Shylock’s Simple Collard Greens

Collard greens are a common side dish at barbecue joints in Eastern North Carolina, and winter is prime collard green season.  Cooking collards is surprisingly easy so stay away from the nasty canned stuff at the grocery store and cook ‘em up yourself. It takes a little more than an hour start to finish, but most of that time is spent waiting while the greens cook–in that time, you should make some cornbread and drink a beer.  Here’s my collards recipe, but please feel free to submit your own in the comments section or just tell me why my recipe is inferior to your’s.

2 pounds collard greens (about 2 bunches)
3 cups of warm/hot water
1 cup of chopped/diced pork of some sort (anything from leftover cooked ham to a pork chop to raw bacon will work)
2 tablespoons basic oil (no EVOO, for god’s sake) unless you are using uncooked bacon or other pork that provides its own fat
1 teaspoon salt or to taste
1 teaspoon Worcestershire sauce (optional)
Vinegar for seasoning at table

Thoroughly clean collards and remove stems, then chop into roughly 1″ pieces or smaller. Heat oil in large stock pot and cook the pork for 5 minutes if cooked already or until cooked if raw. Add warm/hot water (cold water and a hot pan gets a bit dicey and takes longer to heat to a simmer) and simmer for 5 minutes. Remove pork and set aside. Add collards, salt and optional Worcestershire sauce. Bring to boil, then turn to low and cook for 60 minutes or so (depending how tender you like the greens, you may want to taste at 45 mins).  Add the pork back in a few minutes before you finish cooking. Add water to keep the collards moist during cooking if needed, but it shouldn’t be if you cook at a low temperature.

Be sure to make use of the soupy liquid in the pot, aka “pot likker” or “pot liquor”, either to serve with the greens or dip cornbread in.  Also, add some vinegar to the collards at the table if you are into such things; hot pepper vinegar is best but plain old cider vinegar or Texas Pete will suffice.  Recipe makes ~ 6 servings.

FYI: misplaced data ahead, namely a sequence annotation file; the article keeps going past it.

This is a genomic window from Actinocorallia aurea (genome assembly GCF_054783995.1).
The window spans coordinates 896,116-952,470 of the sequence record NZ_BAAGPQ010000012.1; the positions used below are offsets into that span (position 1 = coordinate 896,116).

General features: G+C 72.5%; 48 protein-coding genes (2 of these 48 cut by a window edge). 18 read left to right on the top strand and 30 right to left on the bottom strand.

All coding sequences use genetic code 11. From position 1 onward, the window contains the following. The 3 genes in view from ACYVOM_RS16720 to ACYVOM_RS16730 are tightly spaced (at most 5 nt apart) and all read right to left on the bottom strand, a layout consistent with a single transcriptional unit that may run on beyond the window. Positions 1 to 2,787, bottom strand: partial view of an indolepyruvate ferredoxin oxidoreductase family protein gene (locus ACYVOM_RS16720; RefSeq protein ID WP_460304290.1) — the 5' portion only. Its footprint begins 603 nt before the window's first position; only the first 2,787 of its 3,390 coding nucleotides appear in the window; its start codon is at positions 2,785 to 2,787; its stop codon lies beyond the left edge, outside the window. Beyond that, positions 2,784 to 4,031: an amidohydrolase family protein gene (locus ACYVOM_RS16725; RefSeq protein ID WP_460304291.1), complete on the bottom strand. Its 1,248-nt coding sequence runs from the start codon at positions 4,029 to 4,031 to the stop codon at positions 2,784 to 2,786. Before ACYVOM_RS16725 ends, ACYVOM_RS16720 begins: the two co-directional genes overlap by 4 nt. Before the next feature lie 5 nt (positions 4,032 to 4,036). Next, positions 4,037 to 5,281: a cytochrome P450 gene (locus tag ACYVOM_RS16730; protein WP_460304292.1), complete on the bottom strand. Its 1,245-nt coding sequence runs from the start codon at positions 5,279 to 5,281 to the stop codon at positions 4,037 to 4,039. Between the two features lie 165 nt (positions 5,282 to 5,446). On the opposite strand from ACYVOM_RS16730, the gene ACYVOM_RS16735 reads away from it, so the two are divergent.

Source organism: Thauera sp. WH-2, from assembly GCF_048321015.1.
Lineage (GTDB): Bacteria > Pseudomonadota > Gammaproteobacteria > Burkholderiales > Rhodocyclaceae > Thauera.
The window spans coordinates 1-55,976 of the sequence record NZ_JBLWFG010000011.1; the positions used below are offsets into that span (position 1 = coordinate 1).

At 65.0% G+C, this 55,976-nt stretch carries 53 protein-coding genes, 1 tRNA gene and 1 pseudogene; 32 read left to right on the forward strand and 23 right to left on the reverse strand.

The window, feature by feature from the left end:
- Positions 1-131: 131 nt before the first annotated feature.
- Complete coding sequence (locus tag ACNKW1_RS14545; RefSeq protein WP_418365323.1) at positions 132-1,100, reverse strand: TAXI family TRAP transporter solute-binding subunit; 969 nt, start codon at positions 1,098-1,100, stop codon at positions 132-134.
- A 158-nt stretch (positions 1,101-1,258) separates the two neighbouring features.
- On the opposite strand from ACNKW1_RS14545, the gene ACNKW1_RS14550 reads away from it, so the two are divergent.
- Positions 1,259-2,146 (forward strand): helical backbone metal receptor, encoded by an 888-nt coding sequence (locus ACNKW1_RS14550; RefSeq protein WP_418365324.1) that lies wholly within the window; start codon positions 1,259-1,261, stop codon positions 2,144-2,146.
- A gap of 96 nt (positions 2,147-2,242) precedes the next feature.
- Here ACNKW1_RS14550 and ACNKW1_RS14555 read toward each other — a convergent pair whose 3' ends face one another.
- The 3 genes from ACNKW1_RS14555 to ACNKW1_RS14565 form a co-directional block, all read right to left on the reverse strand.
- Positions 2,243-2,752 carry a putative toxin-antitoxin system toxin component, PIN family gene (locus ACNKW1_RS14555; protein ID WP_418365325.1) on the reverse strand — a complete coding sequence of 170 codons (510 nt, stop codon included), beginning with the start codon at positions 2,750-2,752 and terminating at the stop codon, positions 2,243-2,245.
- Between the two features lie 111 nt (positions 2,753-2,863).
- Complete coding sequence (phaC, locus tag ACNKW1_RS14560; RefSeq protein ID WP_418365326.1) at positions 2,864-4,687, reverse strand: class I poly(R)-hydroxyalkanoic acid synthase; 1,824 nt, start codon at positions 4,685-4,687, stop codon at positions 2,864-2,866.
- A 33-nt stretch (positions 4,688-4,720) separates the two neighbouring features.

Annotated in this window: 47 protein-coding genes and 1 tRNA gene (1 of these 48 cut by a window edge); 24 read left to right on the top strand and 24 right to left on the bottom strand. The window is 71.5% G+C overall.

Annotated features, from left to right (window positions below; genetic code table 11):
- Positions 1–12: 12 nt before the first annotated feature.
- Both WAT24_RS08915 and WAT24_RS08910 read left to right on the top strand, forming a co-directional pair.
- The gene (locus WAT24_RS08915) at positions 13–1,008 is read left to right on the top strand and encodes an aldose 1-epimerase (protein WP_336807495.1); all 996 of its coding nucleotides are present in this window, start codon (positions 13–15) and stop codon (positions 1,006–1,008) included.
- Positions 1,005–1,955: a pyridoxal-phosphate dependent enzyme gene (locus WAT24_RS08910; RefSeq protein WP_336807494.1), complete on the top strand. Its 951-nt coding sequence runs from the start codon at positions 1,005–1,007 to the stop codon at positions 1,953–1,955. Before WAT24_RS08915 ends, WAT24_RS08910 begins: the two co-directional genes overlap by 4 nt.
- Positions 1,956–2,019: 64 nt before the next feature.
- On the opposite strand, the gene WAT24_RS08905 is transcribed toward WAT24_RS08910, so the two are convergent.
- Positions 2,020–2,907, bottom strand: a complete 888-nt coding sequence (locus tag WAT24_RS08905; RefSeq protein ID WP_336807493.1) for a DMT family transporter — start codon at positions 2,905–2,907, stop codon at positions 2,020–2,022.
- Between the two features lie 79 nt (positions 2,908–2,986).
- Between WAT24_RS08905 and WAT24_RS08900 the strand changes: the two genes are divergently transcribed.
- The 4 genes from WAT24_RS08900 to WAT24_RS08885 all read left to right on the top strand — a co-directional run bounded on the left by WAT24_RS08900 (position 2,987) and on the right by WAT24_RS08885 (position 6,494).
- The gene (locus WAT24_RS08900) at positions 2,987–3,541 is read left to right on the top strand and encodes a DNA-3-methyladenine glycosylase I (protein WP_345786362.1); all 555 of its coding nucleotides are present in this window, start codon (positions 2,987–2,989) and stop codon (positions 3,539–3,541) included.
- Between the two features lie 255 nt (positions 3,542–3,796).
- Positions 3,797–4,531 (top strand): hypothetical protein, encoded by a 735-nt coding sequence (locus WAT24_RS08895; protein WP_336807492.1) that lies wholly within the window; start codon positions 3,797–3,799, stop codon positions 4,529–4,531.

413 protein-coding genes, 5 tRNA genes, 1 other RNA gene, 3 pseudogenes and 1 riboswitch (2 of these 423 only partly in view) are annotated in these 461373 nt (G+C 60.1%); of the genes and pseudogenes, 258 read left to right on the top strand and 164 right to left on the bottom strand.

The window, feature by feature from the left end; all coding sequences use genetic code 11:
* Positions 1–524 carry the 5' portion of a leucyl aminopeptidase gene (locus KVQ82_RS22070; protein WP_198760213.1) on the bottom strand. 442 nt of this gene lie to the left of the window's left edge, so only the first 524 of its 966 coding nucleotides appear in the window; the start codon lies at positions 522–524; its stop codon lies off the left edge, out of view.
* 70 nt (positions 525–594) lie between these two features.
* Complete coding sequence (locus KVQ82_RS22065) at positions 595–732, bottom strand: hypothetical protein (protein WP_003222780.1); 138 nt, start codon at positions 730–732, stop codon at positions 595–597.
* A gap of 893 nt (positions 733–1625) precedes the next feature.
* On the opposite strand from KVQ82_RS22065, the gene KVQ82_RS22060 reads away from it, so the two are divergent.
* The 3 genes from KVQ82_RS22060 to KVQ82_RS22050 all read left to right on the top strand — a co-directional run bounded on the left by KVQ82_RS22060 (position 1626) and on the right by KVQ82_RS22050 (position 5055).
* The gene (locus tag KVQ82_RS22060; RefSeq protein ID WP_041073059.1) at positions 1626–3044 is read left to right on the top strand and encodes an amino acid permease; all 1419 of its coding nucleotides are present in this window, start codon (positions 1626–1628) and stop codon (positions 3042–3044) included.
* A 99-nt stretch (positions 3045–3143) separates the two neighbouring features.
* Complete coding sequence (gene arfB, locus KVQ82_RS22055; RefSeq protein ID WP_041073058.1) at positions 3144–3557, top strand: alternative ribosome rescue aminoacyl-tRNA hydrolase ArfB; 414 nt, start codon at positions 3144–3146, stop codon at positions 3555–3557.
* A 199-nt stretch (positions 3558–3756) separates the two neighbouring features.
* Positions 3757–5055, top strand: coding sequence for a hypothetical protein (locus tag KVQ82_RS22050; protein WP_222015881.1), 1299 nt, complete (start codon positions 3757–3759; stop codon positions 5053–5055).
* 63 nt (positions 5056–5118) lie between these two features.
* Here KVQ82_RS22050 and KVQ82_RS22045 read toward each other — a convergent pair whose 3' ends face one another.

Swine & Wine

I’ve had a lot of different drinks with barbecue over the years: beer, water, lemonade, Cheerwine, Pepsi and yes, of course, ice tea, to name a few.  But I’d never thought seriously about pairing wine and barbecue.  Somehow it just didn’t seem right: humble barbecue and that snooty vino stuff.  As far as I was concerned wine belonged with barbecue about as much as lobster belonged on a peanut butter & jelly sandwich.  But a recent experience made me think again.

A wine distributor contacted me and offered to send me a couple bottles of Argentinian wine if I was willing to have some friends over to sample it alongside barbecue.  (Generous offer, not-so-subtle attempt at free advertising, bribe?  You decide).  I was going to say no thanks but curiousity and the willingess to do anything for a free bottle of alcohol swayed me.  Plus, it occurred to me that the people of Argentina are notorious meat eaters and undoubtedly pair wine with their carnivore diet all the time.

The wine I received was a 2008 bottle of Broquel Malbec from Trapiche, which is Argentina’s largest premium wine exporter.  (See this link for some interesting background on Malbec.)  Because Broquel Malbec has a rich, complex flavor Trapiche recommends pairing it with flavorful foods like “stew made of game, lamb, or wild boar.”  Given the surprising lack of availability of wild boar at my local grocer (when is boar season ’round here anyway?), and my distaste for stew in 100 degree August weather, I figured barbecue would be a good substitute.

I invited some friends over for NC-style barbecue pork butt and Texas-style beef brisket.  I told my friends not to bother to bring drinks, since wine was on the menu.  My wine loving friends didn’t flinch but the alert barbecue lovers voiced some concern.  Luckily, free booze and ‘cue is hard to resist. 

The results were great. I can vouch that the complex fruit flavors of the Broquel Malbec paired well with the smoky, rich meaty flavors of the barbecue.  Perhaps because the beef brisket had a stronger flavor, the wine worked particularly well with it.  Still, even the relatively subtle flavors of the pork were not overwhelmed by the Broquel Malbec.  Live, drink and learn.  I’m not giving up ice tea as my preferred BBQ drink but I’ll catch myself next time my eyes roll at the mention of wine and barbecue!

Friday Fountain Fun